He’s a Swedish poet, and the Chinese know it

  translator Bei Dao



By Yang Guang, May 1, 2021

Swedish poet Tomas Tranströmer is arguably the best-known Nobel literature laureate in Chinese poetry circles.Tranströmer has visited the country twice since 1984 and established close friendships with some of his Chinese counterparts, including his first Chinese translator, “Misty School” poet Bei Dao, and his current Chinese translator, poet Li Li. Two days before the Dec 10, 2011 Nobel award ceremony at Stockholm Concert Hall, poets, translators and college students in Beijing gathered at Renmin University of China for a reading of Tranströmer ‘s poetry. More than 40 of his works were recited in Chinese, Swedish, and English.

Tranströmer was born in 1931 and published his first poetry collection in 1954.He suffered a stroke in 1990, which left him partially paralyzed and hardly able to speak. He continued to write and publish poetry until 2004. He was awarded the Nobel Prize for literature in October for creating “fresh access to reality” through his “condensed translucent images”, the judges say.

Bei Dao remembers his interactions with the Swedish poet in his essay “Blue House” (which is the name of Tranströmer’s country home). He says he first heard of the Nordic wordsmith in 1983 when a cultural attache at the Swedish embassy in Beijing handed him Goran Malmqvist’s English translation of Tranströmer’s poetry collection The Wild Square. The attache also gave Bei Dao a letter from Malmqvist, a Swedish Sinologist, member of the Swedish Academy and, a senior judge of the Nobel literature prize. In the letter, Malmqvist asked Bei Dao if he could translate Tranströmer into Chinese. Bei Dao translated and published six pieces in World Literature magazine in 1984. Tranströmer first visited China in 1985 at the invitation of the Beijing Foreign Studies University. For the Chinese audience he attended a  poetry seminar on Swedish writers, visited the Great Wall, and traveled to Shanghai. He started composing his poem “Streets in Shanghai “ after returning to  Sweden. Bei Dao remembers hearing him read fragments of the poem when he visited Sweden in 1985. The poem was included in the 1989 Tranströmer collection For the Living and the Dead, after four years of revision.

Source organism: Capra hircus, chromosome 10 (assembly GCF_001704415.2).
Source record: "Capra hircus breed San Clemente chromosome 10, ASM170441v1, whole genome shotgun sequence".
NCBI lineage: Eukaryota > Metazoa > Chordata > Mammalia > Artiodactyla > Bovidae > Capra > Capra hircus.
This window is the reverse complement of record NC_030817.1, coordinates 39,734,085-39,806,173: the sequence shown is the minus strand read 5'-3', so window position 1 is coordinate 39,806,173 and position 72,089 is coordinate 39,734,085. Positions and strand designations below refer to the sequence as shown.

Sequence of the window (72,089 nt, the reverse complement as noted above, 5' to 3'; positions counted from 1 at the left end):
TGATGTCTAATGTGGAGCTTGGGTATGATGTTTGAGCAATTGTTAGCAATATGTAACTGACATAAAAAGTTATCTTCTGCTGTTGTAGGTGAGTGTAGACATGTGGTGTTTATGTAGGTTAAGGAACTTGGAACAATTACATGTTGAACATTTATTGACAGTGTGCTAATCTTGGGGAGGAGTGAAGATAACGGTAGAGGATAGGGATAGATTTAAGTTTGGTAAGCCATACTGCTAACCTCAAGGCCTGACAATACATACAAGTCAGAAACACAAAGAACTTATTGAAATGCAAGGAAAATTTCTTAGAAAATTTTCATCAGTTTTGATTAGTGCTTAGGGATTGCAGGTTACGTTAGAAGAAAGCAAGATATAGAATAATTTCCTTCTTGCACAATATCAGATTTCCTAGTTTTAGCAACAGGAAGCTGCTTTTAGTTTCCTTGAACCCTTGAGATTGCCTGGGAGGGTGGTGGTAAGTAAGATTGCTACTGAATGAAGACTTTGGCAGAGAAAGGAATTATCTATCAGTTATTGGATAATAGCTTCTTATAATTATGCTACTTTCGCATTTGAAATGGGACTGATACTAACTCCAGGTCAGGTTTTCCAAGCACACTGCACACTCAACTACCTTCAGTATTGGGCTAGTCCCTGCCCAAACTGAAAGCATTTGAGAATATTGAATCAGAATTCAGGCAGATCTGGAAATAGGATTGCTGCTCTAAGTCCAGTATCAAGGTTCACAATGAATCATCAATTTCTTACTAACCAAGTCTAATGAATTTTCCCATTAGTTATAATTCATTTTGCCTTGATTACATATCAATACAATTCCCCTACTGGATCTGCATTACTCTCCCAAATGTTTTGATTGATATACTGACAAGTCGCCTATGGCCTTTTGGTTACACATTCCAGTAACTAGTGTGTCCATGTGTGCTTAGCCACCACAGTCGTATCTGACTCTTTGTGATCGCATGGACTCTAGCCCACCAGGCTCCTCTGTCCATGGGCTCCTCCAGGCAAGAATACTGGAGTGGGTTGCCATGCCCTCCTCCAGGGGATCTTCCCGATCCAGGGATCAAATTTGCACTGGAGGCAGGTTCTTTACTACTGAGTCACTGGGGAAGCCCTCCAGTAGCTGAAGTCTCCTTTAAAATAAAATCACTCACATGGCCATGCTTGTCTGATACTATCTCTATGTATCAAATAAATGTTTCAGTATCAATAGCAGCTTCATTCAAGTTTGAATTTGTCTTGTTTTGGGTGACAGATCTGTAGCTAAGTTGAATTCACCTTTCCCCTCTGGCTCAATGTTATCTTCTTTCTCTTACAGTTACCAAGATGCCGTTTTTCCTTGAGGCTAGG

translator Li Li

Tranströmer visited China for the second time in 2001 -this time in a wheelchair after his stroke and medical illness – when he gave a reading at Peking University. He also traveled to Yunnan province’s capital Kunming, where a cultural gallery- cum-cafe is named after him .Li, who has translated all of Tranströmer’s 200 odd poems, first read the Swedish poet’s work when he was studying Swedish at Beijing Foreign Studies University in the early 1980s. Of Tranströmer’s poetry Li says, “there are but a few modern poets who can pen poems in a fashion as succinct and accurate as Tranströmer.”  In a telephone call from Tranströmer’s wife, Monica, to Li on his 50th birthday in January, both Tranströmers congratulated him on the phone for his translation pf the poems. Over the years, literary exchanges between China and Sweden have been expanding.Earlier this month, a Swedish Writers’ Union delegation visited Beijing. Five Swedish writers engaged in a series of cultural exchange events. .Eva Ekeroth, Cultural Representative of the Swedish Embassy in China, says the Chinese Writers’ Association have agreed to host another Swedish writers’ forum in the future.